When do the control arms need to be replaced?
Automotive technology in today's cars advances fast, especially in electronics, but basic mechanical components see little change. Control arms are the perfect example. Whether it's the 50's classic or the most advanced modern car, control arms are the vital parts of the front suspension.
Front end parts, including control arms, were troublesome in many cars in the past.
Lower control arm in a MacPherson strut layout.
In recent years, the quality of mechanical components has improved, but they still wear and fail, although many parts do last longer. Even some modern electric cars have problems with control arms and other front end parts, so local car repair shops won't go out of business anytime soon.
How a control arm works: In the front suspension design with MacPherson struts
common in modern cars, there is one "lower" control arm on each side, see the illustration.
The inner side of the arm is attached to the subframe or body via rubber bushings to dampen road noise and vibration. The bushings provide pivot points, allowing the control arm to swing up and down as the vehicle drives over bumps.
The outer end of the control arm connects through a ball joint to the steering knuckle, the part that carries the front wheel. A stabilizer (sway) bar connected to both lower control arms or struts keeps the car stable in turns. See this illustration of the front suspension
In most cars, a control arm has an A- or L-shape design, that's why it is also known as an A-arm. In some cars, a control arm is a single beam, see the photo
In a double-wishbone
("double A-arms") layout (in the image), the steering knuckle is held by two, lower and upper control arms
Lower and upper control arms in a double wishbone front suspension.
A double wishbone layout is used in many pickup trucks, large SUVs, many high-end vehicles and race cars. The upper control arm is smaller. The larger lower control arm carries most of the load. Both the lower and upper control arms have a ball joint, although the upper ball joint is often smaller. As the wheel drives over a bump, both arms swing up and down on rubber bushings following the wheel.
In either layout, control arms are very important components. If a control arm fails, the safety of the vehicle is compromised.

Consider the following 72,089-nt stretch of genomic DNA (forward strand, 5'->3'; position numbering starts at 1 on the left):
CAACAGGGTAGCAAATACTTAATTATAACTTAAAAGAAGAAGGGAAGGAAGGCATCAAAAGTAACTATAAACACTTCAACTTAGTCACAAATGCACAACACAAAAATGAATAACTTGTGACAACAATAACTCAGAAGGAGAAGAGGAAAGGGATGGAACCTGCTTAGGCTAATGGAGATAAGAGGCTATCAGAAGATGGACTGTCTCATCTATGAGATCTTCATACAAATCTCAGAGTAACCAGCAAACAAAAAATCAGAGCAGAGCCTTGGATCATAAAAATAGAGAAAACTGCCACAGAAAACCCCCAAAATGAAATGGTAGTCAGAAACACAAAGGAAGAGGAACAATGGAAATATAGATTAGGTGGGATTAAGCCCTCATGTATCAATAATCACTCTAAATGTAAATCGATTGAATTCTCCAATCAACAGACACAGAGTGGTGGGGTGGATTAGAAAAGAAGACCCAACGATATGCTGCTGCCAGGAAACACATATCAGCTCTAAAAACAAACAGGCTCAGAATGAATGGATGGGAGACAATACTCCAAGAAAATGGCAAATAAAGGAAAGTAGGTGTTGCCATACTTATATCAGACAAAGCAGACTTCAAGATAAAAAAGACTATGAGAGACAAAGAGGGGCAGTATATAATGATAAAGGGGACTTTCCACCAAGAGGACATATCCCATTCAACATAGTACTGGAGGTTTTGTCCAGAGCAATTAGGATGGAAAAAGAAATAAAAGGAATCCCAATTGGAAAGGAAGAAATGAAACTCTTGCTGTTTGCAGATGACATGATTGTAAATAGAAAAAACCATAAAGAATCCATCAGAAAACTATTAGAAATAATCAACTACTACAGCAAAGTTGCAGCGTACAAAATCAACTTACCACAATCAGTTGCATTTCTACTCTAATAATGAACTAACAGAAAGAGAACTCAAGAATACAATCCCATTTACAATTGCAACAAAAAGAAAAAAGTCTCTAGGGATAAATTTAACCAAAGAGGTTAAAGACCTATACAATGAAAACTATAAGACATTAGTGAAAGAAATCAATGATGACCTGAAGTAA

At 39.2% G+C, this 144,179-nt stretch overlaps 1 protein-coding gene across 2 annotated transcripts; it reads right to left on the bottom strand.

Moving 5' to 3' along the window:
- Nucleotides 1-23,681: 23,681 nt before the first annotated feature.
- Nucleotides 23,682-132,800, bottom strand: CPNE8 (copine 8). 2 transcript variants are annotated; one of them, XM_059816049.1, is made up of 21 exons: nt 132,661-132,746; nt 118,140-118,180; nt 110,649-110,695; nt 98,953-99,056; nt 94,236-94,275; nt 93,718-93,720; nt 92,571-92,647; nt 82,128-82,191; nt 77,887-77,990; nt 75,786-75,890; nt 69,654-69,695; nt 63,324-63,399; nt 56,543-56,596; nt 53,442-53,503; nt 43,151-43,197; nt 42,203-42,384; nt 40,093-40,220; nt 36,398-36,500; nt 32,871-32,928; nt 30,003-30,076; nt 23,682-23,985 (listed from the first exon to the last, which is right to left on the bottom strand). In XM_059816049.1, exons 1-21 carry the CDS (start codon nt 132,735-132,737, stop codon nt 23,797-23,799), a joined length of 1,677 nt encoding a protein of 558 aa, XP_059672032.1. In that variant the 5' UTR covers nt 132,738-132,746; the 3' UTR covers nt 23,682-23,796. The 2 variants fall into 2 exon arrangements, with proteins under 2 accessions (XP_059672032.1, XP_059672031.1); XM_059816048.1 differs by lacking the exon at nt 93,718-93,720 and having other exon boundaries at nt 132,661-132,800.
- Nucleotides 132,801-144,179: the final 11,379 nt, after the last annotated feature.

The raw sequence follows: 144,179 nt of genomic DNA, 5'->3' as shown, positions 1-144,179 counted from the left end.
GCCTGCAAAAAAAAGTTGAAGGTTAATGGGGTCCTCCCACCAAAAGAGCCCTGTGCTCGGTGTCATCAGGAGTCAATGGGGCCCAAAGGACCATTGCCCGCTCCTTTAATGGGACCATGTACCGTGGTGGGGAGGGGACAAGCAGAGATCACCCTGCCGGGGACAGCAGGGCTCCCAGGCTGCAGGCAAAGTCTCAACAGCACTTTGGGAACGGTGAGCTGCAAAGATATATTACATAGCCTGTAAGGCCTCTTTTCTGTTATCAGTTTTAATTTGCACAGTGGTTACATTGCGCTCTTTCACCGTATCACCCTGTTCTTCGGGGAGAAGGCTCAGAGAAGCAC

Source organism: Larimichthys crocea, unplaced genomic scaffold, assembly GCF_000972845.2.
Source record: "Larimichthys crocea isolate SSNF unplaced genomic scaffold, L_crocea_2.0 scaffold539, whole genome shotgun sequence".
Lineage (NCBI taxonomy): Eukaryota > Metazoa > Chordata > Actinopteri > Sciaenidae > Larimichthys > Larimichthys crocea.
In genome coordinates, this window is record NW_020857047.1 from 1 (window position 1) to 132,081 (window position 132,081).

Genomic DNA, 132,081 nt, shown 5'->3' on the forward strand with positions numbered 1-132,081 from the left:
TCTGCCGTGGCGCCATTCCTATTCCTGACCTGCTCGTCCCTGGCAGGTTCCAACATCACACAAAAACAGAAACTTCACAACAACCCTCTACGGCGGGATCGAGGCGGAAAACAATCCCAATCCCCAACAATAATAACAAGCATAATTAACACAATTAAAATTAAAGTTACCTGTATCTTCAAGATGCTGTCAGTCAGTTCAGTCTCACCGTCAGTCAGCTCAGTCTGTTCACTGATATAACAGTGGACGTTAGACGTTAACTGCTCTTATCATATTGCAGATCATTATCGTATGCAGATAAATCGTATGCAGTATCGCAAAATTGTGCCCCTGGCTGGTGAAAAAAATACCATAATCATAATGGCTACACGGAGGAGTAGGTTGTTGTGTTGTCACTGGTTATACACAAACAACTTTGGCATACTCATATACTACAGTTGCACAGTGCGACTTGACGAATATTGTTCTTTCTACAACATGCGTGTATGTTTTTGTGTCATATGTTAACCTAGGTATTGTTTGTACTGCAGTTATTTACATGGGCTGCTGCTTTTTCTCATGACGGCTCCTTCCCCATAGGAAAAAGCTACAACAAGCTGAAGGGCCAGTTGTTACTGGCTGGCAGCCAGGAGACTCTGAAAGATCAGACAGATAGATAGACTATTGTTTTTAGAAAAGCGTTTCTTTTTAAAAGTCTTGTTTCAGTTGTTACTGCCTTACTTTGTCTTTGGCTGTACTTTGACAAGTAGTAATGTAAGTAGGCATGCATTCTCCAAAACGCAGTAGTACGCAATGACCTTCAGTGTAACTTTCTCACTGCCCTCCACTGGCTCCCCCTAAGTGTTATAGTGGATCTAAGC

If a control arm needs to be replaced, especially if it happens soon after the warranty has expired, check with a local dealership, or search online. In recent years, a number of car manufacturers have issued service campaigns, warranty extensions or recalls to cover failed or rusted control arms. Even if it's not covered, and you have to pay for the repairs, keep the receipt. If there is a recall in the future, there is a chance that a manufacturer might offer a reimbursement.
There are several reasons why a control arm needs to be replaced. The most common reason is when a ball joint wears out, and it cannot be replaced separately. Often a ball joint comes with a control arm as one unit.
A worn-out ball joint can pop out causing the vehicle to lose control while driving. This means that a vehicle with a worn-out ball joint is unsafe to drive. Unfortunately, symptoms of a worn-out ball joint are rarely noticeable. Your mechanic can check ball joints, control arms and other components during a regular service, but this can only be done when a car is lifted on the hoist.
Worn-out or cracked control arm bushings is another reason to replace a control arm, although in many cars, the bushings can be replaced separately. See this photo of control arm bushings
. Another reason to replace a control arm is when it has been damaged or bent after hitting a pothole or curb.
The choice of whether to replace only a ball joint or bushings or the entire control arm
often depends on the price, the overall condition of the arm and part availability. What is more cost-effective?
Prices to replace one control arm in a car or medium-sized SUV vary from $220 to $530. This repair is more expensive on larger SUVs and pickup trucks: $520-$890 for one control arm. If a sway bar link is seized and cannot be removed without damaging it or it's not in very good shape, it's usually replaced together with a control arm. A sway bar link is not expensive ($15-$30 for the part). Read more: When to replace sway bar links
. Due to the importance of a control arm for safe driving, we recommend using only high-quality parts. Cheap knock-off control arms, ball joints and other suspension components are known to fail prematurely.
After a control arm is replaced, in most cases, the wheel alignment needs to be performed to bring the steering and suspension angles back to within the specifications. It is not necessary to replace both lower or both upper control arms if one is bad, but often they wear out at roughly the same mileage. If one control arm is bad and the other is on its way, it makes sense to replace both arms at once. This way, you only need to do the wheel alignment once. The key question to ask your mechanic when deciding on repair options is "will my car be safe to drive?"